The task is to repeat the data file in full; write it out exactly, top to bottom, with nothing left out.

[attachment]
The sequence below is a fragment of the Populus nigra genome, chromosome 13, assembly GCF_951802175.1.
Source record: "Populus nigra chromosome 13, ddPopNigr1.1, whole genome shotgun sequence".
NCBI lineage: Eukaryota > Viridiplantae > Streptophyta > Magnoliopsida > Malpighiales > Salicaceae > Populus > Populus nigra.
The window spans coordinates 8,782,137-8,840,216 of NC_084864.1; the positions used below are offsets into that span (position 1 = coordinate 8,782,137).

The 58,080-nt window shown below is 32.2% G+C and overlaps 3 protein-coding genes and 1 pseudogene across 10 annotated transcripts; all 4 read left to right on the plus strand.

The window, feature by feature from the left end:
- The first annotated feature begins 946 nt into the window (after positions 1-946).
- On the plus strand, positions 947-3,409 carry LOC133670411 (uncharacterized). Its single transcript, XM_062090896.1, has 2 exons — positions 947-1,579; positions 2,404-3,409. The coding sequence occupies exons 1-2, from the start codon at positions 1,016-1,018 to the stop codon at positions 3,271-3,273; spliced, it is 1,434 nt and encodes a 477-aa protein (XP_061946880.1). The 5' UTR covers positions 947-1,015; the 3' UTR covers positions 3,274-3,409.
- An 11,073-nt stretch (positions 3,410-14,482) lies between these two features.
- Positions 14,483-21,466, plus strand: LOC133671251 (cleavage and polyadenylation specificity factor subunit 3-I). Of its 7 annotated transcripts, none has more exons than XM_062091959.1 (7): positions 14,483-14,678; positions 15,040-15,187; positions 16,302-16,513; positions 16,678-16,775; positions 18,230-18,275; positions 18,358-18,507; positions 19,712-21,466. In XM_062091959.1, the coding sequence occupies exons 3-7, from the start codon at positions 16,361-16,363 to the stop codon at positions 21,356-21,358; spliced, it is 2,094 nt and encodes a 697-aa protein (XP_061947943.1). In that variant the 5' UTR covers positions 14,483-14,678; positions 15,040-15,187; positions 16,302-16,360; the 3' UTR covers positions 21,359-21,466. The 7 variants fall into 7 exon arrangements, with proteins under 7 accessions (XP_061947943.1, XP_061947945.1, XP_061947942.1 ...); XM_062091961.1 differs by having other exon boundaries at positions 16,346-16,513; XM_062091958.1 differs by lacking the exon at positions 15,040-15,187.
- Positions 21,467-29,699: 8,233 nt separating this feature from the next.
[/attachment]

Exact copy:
The sequence below is a fragment of the Populus nigra genome, chromosome 13, assembly GCF_951802175.1.
Source record: "Populus nigra chromosome 13, ddPopNigr1.1, whole genome shotgun sequence".
NCBI lineage: Eukaryota > Viridiplantae > Streptophyta > Magnoliopsida > Malpighiales > Salicaceae > Populus > Populus nigra.
The window spans coordinates 8,782,137-8,840,216 of NC_084864.1; the positions used below are offsets into that span (position 1 = coordinate 8,782,137).

The 58,080-nt window shown below is 32.2% G+C and overlaps 3 protein-coding genes and 1 pseudogene across 10 annotated transcripts; all 4 read left to right on the plus strand.

The window, feature by feature from the left end:
- The first annotated feature begins 946 nt into the window (after positions 1-946).
- On the plus strand, positions 947-3,409 carry LOC133670411 (uncharacterized). Its single transcript, XM_062090896.1, has 2 exons — positions 947-1,579; positions 2,404-3,409. The coding sequence occupies exons 1-2, from the start codon at positions 1,016-1,018 to the stop codon at positions 3,271-3,273; spliced, it is 1,434 nt and encodes a 477-aa protein (XP_061946880.1). The 5' UTR covers positions 947-1,015; the 3' UTR covers positions 3,274-3,409.
- An 11,073-nt stretch (positions 3,410-14,482) lies between these two features.
- Positions 14,483-21,466, plus strand: LOC133671251 (cleavage and polyadenylation specificity factor subunit 3-I). Of its 7 annotated transcripts, none has more exons than XM_062091959.1 (7): positions 14,483-14,678; positions 15,040-15,187; positions 16,302-16,513; positions 16,678-16,775; positions 18,230-18,275; positions 18,358-18,507; positions 19,712-21,466. In XM_062091959.1, the coding sequence occupies exons 3-7, from the start codon at positions 16,361-16,363 to the stop codon at positions 21,356-21,358; spliced, it is 2,094 nt and encodes a 697-aa protein (XP_061947943.1). In that variant the 5' UTR covers positions 14,483-14,678; positions 15,040-15,187; positions 16,302-16,360; the 3' UTR covers positions 21,359-21,466. The 7 variants fall into 7 exon arrangements, with proteins under 7 accessions (XP_061947943.1, XP_061947945.1, XP_061947942.1 ...); XM_062091961.1 differs by having other exon boundaries at positions 16,346-16,513; XM_062091958.1 differs by lacking the exon at positions 15,040-15,187.
- Positions 21,467-29,699: 8,233 nt separating this feature from the next.